As such, Norlander says, women are "uniquely positioned to paint a picture of what you're actually trying to accomplish, and then translate it into nitty-gritty technical details in the solutions. Most men do the opposite."

But some, like Suzanne Hall, AARP's director of IT operations, says the workplace still has a ways to go. "Security has a seat at the table and is reporting to the highest levels," Hall says. "As a woman, the impact is the same as it was for many women who first found themselves at the executive table: Look around, and you are often the only woman."

Hall, an accountant by education who not only runs AARP's security division but heads all of its IT operations, finds that female business leaders are more plentiful in other areas, such as marketing and human resources, than in information security. "I found most women that started out when I did over time have chosen to stay home or take on a profession that doesn't require them to be out of the home as much as IT can," she says. "It's still not the most hospitable climate for women in general."

That's one reason global companies such as Microsoft are investing millions of dollars into college scholarships, computer research labs and recruitment of minorities and women. It also hosts internal regional conferences on work/life issues for its female sales force to help them to better handle schedules, child care and task-sharing in the home and at work. Not that men don't have similar struggles once they become fathers, but the workplace bias is still there, and these companies are working to fix that.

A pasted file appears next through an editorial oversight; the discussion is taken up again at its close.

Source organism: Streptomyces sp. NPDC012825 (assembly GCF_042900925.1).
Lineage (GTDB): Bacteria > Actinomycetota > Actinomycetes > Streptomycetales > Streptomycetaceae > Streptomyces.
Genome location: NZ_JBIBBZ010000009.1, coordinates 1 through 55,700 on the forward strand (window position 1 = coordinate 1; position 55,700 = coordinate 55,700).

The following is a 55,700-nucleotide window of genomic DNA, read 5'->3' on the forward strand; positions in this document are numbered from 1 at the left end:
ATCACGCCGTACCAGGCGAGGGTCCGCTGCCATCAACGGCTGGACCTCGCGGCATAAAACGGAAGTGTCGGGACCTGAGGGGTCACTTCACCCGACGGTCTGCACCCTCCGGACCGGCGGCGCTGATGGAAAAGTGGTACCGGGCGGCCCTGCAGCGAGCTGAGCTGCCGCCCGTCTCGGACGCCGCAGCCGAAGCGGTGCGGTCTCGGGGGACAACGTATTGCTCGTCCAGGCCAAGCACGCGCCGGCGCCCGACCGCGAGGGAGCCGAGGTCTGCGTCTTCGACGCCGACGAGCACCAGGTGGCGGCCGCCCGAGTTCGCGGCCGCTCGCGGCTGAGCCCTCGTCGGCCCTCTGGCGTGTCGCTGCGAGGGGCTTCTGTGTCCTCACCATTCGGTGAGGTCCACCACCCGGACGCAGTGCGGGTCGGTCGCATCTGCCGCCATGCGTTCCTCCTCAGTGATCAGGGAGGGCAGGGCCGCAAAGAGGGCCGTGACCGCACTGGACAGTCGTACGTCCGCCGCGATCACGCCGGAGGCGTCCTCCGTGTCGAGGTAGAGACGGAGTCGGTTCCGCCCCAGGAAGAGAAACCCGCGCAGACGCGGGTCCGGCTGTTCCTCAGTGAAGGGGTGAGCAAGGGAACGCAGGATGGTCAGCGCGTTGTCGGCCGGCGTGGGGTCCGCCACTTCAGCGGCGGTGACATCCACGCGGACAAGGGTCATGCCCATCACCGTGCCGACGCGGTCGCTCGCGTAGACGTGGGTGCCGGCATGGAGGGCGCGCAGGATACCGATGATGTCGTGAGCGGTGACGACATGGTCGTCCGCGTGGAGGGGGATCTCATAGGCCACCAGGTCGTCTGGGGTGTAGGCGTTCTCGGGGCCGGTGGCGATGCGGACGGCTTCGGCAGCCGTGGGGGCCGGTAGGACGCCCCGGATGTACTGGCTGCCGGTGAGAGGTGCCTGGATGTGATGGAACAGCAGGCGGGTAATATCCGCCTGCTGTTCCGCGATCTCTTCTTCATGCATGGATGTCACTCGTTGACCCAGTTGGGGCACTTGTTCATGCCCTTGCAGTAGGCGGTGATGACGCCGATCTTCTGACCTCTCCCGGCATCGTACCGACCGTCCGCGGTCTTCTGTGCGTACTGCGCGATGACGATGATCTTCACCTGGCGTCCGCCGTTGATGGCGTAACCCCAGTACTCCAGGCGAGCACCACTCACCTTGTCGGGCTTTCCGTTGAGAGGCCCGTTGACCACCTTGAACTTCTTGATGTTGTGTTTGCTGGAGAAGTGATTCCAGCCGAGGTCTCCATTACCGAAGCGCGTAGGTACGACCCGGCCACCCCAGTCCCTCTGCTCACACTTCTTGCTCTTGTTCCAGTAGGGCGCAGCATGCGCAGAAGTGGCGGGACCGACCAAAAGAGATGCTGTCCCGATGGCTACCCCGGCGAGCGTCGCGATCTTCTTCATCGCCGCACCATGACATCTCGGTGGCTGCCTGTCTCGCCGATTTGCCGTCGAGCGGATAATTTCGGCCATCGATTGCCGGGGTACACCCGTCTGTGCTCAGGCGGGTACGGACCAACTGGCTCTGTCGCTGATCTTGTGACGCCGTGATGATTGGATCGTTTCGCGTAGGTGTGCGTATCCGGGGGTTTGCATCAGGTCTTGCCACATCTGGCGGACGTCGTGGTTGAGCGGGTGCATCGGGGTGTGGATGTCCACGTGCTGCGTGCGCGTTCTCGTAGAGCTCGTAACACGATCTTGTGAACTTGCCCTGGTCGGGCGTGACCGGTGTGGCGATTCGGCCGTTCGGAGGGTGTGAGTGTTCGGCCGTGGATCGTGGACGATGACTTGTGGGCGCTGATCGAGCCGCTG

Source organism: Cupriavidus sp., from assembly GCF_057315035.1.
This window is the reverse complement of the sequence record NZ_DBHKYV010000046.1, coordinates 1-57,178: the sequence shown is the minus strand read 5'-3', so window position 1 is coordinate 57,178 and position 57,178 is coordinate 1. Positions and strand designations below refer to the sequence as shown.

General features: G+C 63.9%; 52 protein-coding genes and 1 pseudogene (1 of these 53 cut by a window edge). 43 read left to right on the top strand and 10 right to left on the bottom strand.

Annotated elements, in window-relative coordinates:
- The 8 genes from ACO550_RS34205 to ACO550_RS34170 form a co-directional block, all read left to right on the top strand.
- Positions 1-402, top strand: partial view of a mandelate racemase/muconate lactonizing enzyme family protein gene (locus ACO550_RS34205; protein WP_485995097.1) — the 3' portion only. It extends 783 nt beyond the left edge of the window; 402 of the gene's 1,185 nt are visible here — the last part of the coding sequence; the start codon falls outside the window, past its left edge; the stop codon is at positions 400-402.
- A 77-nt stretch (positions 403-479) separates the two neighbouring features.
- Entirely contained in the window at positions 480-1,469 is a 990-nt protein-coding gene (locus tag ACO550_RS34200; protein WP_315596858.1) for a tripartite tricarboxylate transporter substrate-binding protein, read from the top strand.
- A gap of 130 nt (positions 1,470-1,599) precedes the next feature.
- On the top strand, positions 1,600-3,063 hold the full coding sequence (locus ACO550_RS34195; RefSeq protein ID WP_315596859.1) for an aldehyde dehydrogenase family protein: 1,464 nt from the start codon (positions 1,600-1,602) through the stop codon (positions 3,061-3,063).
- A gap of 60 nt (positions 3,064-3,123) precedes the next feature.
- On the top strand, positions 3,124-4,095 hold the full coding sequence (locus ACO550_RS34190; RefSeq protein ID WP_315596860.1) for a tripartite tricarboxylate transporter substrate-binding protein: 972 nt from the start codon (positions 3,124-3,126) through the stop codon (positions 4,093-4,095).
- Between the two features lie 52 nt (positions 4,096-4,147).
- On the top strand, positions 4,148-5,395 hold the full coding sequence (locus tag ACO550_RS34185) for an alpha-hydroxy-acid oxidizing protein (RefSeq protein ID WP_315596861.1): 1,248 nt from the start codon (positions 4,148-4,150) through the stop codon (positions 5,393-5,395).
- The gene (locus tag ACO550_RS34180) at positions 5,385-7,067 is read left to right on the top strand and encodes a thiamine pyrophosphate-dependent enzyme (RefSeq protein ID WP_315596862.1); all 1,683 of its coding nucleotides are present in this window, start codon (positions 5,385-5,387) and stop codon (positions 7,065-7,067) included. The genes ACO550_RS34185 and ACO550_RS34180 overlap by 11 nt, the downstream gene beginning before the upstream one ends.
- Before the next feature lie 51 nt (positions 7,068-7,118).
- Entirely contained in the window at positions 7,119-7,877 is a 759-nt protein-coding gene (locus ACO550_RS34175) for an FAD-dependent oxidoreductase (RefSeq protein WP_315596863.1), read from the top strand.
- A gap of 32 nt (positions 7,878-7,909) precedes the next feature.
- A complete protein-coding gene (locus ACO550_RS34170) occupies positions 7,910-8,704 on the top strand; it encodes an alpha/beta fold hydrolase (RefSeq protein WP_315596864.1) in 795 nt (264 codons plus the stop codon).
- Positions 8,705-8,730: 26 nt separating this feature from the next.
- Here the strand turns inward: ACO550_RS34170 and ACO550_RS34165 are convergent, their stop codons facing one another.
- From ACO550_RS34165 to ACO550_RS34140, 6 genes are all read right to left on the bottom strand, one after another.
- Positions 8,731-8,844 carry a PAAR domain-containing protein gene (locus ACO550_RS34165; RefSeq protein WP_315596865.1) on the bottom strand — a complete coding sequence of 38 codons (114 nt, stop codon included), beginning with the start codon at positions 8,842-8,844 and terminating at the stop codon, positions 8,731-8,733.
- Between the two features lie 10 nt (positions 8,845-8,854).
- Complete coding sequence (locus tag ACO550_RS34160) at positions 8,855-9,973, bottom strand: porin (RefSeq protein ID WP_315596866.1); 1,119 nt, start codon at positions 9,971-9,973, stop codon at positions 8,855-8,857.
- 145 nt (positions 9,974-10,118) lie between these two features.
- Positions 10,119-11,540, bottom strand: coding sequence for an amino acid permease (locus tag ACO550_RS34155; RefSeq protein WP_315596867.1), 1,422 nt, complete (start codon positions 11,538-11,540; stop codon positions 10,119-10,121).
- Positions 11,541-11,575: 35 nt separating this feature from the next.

Adrienne L. Hall, senior director of Microsoft's Trustworthy Computing initiative, remembers being told by a customer that it was useless for them to build a work relationship because she'd soon have children and leave. The customer later apologized for his remark. "I think there's always a tension around the time people spend at the office and at home, and women have that aspect to consider in terms of when they would take a promotion or when they would have a child," she says. "There's a need for increasing awareness and sharing best practices for it."

That's one reason that, five years ago, Brocaglia founded the Executive Women's Forum (EWF), which meets annually to build alliances and advance careers.

"We help to make women aware of how other women succeed in gaining influence and consensus and getting their point of views conveyed," Brocaglia explains. New to this year's conference in September will be the announcement that an EWF fellow will receive a full two-year scholarship to the Carnegie Mellon Information Networking Institute (INI) for her master's of science degree in information security technology and management. In addition, the recipient will be mentored by an EWF participant. It's another step in strengthening female bonds and fostering cooperation, rather than competition.

"The biggest change I've seen in the 20 years I've been recruiting...is the huge change in attitude of women from the old days of 'I got here the hard way and you have to pay your dues, too,' to a complete turnaround, where women are incredibly gracious and willing to help other women to succeed," Brocaglia says.

"The women who attend the forum have this determination to share and help each other, be open and honest, and really go out of their way to make other women successful.

And that's a huge advancement," she says.

This was first published in July 2006